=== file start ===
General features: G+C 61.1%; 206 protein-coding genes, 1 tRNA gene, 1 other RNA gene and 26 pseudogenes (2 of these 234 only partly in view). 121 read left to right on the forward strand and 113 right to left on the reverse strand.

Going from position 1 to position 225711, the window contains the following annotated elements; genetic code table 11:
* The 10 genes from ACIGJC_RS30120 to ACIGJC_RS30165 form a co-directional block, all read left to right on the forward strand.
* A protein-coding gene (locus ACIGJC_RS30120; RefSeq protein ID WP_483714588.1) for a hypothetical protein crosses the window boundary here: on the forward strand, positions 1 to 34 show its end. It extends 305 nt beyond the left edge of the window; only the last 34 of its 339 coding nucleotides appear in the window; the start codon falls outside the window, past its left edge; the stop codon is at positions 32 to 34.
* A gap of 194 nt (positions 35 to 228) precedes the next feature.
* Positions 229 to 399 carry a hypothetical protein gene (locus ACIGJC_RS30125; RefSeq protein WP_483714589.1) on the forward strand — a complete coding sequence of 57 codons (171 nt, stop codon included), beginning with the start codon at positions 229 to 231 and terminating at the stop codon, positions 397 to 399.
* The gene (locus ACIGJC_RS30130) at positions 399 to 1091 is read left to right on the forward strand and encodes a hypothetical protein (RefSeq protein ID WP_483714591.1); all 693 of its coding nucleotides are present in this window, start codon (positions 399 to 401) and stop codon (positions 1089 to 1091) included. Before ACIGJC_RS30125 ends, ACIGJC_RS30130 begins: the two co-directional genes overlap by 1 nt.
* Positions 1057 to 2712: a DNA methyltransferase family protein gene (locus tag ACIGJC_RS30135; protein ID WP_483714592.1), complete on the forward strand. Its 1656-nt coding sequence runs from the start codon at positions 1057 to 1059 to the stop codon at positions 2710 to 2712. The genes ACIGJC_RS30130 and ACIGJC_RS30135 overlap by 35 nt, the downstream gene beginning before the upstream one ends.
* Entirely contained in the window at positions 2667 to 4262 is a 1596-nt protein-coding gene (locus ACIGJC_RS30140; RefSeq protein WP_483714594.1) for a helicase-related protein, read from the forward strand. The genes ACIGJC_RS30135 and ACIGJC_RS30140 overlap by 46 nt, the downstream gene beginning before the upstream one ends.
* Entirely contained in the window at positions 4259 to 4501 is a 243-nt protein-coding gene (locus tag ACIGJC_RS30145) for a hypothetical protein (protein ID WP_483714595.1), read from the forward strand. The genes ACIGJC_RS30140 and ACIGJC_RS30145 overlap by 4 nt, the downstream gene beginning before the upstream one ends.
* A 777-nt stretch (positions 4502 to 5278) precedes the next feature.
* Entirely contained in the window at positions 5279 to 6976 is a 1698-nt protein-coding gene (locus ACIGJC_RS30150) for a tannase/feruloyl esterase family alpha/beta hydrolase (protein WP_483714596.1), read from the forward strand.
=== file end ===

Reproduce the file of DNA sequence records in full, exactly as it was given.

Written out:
General features: G+C 61.1%; 206 protein-coding genes, 1 tRNA gene, 1 other RNA gene and 26 pseudogenes (2 of these 234 only partly in view). 121 read left to right on the forward strand and 113 right to left on the reverse strand.

Going from position 1 to position 225711, the window contains the following annotated elements; genetic code table 11:
* The 10 genes from ACIGJC_RS30120 to ACIGJC_RS30165 form a co-directional block, all read left to right on the forward strand.
* A protein-coding gene (locus ACIGJC_RS30120; RefSeq protein ID WP_483714588.1) for a hypothetical protein crosses the window boundary here: on the forward strand, positions 1 to 34 show its end. It extends 305 nt beyond the left edge of the window; only the last 34 of its 339 coding nucleotides appear in the window; the start codon falls outside the window, past its left edge; the stop codon is at positions 32 to 34.
* A gap of 194 nt (positions 35 to 228) precedes the next feature.
* Positions 229 to 399 carry a hypothetical protein gene (locus ACIGJC_RS30125; RefSeq protein WP_483714589.1) on the forward strand — a complete coding sequence of 57 codons (171 nt, stop codon included), beginning with the start codon at positions 229 to 231 and terminating at the stop codon, positions 397 to 399.
* The gene (locus ACIGJC_RS30130) at positions 399 to 1091 is read left to right on the forward strand and encodes a hypothetical protein (RefSeq protein ID WP_483714591.1); all 693 of its coding nucleotides are present in this window, start codon (positions 399 to 401) and stop codon (positions 1089 to 1091) included. Before ACIGJC_RS30125 ends, ACIGJC_RS30130 begins: the two co-directional genes overlap by 1 nt.
* Positions 1057 to 2712: a DNA methyltransferase family protein gene (locus tag ACIGJC_RS30135; protein ID WP_483714592.1), complete on the forward strand. Its 1656-nt coding sequence runs from the start codon at positions 1057 to 1059 to the stop codon at positions 2710 to 2712. The genes ACIGJC_RS30130 and ACIGJC_RS30135 overlap by 35 nt, the downstream gene beginning before the upstream one ends.
* Entirely contained in the window at positions 2667 to 4262 is a 1596-nt protein-coding gene (locus ACIGJC_RS30140; RefSeq protein WP_483714594.1) for a helicase-related protein, read from the forward strand. The genes ACIGJC_RS30135 and ACIGJC_RS30140 overlap by 46 nt, the downstream gene beginning before the upstream one ends.
* Entirely contained in the window at positions 4259 to 4501 is a 243-nt protein-coding gene (locus tag ACIGJC_RS30145) for a hypothetical protein (protein ID WP_483714595.1), read from the forward strand. The genes ACIGJC_RS30140 and ACIGJC_RS30145 overlap by 4 nt, the downstream gene beginning before the upstream one ends.
* A 777-nt stretch (positions 4502 to 5278) precedes the next feature.
* Entirely contained in the window at positions 5279 to 6976 is a 1698-nt protein-coding gene (locus ACIGJC_RS30150) for a tannase/feruloyl esterase family alpha/beta hydrolase (protein WP_483714596.1), read from the forward strand.